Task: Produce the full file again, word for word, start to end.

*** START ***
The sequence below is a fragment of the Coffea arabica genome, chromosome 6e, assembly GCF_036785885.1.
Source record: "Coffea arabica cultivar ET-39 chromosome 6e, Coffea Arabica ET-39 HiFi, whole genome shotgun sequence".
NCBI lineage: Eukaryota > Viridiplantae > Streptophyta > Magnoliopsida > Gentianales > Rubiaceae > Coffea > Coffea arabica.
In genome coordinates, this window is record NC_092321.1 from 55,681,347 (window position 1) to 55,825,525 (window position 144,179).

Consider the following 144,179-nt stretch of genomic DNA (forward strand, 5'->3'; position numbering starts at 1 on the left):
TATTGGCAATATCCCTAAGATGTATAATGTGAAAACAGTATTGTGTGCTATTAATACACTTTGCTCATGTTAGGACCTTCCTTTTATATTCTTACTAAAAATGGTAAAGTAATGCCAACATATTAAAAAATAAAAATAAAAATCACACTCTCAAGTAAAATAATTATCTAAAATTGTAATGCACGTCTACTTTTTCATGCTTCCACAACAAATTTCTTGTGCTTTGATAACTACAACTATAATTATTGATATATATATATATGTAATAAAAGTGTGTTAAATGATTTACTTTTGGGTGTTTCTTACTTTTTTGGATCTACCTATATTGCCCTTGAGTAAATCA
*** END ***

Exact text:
The sequence below is a fragment of the Coffea arabica genome, chromosome 6e, assembly GCF_036785885.1.
Source record: "Coffea arabica cultivar ET-39 chromosome 6e, Coffea Arabica ET-39 HiFi, whole genome shotgun sequence".
NCBI lineage: Eukaryota > Viridiplantae > Streptophyta > Magnoliopsida > Gentianales > Rubiaceae > Coffea > Coffea arabica.
In genome coordinates, this window is record NC_092321.1 from 55,681,347 (window position 1) to 55,825,525 (window position 144,179).

Consider the following 144,179-nt stretch of genomic DNA (forward strand, 5'->3'; position numbering starts at 1 on the left):
TATTGGCAATATCCCTAAGATGTATAATGTGAAAACAGTATTGTGTGCTATTAATACACTTTGCTCATGTTAGGACCTTCCTTTTATATTCTTACTAAAAATGGTAAAGTAATGCCAACATATTAAAAAATAAAAATAAAAATCACACTCTCAAGTAAAATAATTATCTAAAATTGTAATGCACGTCTACTTTTTCATGCTTCCACAACAAATTTCTTGTGCTTTGATAACTACAACTATAATTATTGATATATATATATATGTAATAAAAGTGTGTTAAATGATTTACTTTTGGGTGTTTCTTACTTTTTTGGATCTACCTATATTGCCCTTGAGTAAATCA